Additionally, median time to resistance to primary hormonal therapy was shorter in mutation carriers (12.52 months) compared with non-carriers (14.8 months). BRCA2 mutation carriers fared worst, with all patients experiencing hormone therapy resistance by ~20 months (median of 10.98 months).

Interestingly, the men selected for this study were initially thought to be sporadic cases of prostate cancer, prompting Mateo to question whether a review of their family history would have indicated the presence of a hereditary mutation.

Upon review, Mateo discovered that while a family history of prostate cancer in first or second-degree relatives increased the chances that patients would carry a hereditary mutation, more than half (59%) of patients with hereditary mutations had no family history of prostate cancer, and a third had no family history of any of the cancers associated with BRCA mutations (breast, ovarian, prostate, or pancreas). This translates to 9% of all hormone therapy-resistant prostate cancer patients with no family history actually being hereditary mutation carriers. Dr. Mateo also did not find any difference in age at diagnosis between prostate cancer patients with and without hereditary mutations.

“Do not think that only young patients with mothers and sisters who have breast or ovarian cancer will have these mutations. We are seeing these mutations across the spectrum of prostate cancer patients,” Mateo warned.

The National Comprehensive Cancer Network (NCCN) has published a set of guidelines to warrant genetic testing for heritable BRCA1/2 mutations for breast and ovarian cancer patients, including young age at diagnosis and family history.

“Many of these patients would not have been tested based on current criteria and would not have received genetic counseling,” Mateo said. Although this is worrisome, he further suggests that, “these risk grading systems were not developed for prostate cancer patients.” Currently, there are no genetic/familial high-risk assessment guidelines on the NCCN website for prostate cancer patients.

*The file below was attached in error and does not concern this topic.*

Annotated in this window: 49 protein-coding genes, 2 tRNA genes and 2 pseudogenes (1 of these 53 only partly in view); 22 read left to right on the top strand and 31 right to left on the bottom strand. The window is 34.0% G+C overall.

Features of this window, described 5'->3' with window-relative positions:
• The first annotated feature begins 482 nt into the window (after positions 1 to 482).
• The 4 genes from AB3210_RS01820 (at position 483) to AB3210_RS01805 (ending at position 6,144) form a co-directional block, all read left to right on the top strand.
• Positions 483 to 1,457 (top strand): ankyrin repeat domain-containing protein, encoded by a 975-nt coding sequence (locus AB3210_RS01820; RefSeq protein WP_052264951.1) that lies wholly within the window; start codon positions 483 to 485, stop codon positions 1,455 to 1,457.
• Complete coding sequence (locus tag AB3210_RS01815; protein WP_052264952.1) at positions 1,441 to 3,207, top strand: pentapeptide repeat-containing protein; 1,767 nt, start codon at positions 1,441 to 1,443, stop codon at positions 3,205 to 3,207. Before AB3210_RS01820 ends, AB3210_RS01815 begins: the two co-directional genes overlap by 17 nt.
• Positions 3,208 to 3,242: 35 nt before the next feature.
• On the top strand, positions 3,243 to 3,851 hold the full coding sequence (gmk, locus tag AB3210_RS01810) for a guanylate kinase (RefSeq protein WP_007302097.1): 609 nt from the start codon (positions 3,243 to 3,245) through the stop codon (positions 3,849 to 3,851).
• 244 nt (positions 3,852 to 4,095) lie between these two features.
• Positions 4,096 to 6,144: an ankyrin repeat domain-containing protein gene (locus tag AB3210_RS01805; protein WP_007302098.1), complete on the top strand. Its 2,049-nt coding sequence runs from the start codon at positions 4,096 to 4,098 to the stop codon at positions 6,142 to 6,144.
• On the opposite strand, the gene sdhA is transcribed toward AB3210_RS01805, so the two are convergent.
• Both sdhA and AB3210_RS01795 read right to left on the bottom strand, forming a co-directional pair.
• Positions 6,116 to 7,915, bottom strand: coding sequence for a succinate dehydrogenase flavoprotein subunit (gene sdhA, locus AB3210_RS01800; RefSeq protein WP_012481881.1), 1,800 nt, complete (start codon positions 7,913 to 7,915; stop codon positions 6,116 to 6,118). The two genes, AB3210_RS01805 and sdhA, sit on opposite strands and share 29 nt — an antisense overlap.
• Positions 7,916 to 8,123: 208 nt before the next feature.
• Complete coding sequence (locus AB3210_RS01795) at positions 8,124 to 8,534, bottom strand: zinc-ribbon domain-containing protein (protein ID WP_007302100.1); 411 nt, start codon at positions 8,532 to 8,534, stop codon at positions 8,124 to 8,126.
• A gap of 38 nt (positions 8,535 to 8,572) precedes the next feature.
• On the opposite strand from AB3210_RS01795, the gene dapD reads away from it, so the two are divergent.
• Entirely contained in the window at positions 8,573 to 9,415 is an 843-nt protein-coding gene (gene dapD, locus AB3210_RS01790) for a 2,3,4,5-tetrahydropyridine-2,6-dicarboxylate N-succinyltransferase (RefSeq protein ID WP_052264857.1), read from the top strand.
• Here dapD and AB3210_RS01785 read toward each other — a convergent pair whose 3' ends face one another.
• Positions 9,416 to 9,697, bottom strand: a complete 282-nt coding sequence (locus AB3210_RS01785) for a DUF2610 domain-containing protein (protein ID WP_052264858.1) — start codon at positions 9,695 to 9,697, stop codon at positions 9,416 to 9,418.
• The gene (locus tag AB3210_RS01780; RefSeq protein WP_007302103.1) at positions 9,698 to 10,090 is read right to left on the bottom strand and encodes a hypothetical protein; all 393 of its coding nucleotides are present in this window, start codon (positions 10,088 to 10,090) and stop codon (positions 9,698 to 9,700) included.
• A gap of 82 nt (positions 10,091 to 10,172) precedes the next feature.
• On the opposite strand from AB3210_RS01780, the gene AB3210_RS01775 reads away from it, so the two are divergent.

“I think we would recommend genetic testing for all patients who develop castrate resistant prostate cancer,” said Mateo. “The results from the test may have implications for the patient’s treatment and for his family.”

❝ In prostate cancer, [genetic testing is] just not common because the common knowledge was that these mutations were very rare. But when we look in patients with advanced disease, they are actually very common ❞

- Dr. Joaquin Mateo

“We are just trying to raise the flag,” Mateo continued. “In breast and ovarian cancer, testing for BRCA mutations is a question that every patient asks. But in prostate cancer, it’s just not common because the common knowledge was that these mutations were very rare. But when we look in patients with advanced disease, they are actually very common.”

Every person has two copies of each gene — one copy inherited from each parent. While the patients with hereditary mutations had inherited only one mutated gene copy, the majority of these patients acquired a “second hit” in their tumor — i.e., the second copy of the gene was lost or mutated. Tumors from 18% of hormone therapy-resistant prostate cancer patients without any inherited defects in these genes had also gained these mutations, indicating that these mutations are critical drivers of the development and progression of lethal prostate cancer.

Several ongoing clinical trials are examining the sensitivity of tumors with DNA repair mutations to various therapies including platinum chemotherapy and drugs targeting DNA repair genes. The results from all of these studies will collectively accelerate precision medicine for prostate cancer patients and improve patient outcomes.

This work was funded in part by the Prostate Cancer Foundation (PCF).

The 2016 AACR Annual Meeting was held from April 16-20 in New Orleans, Louisiana.

Andrea Miyahira
Dr. Andrea Miyahira has a PhD in cancer immunology, and is Director of Research at the Prostate Cancer Foundation.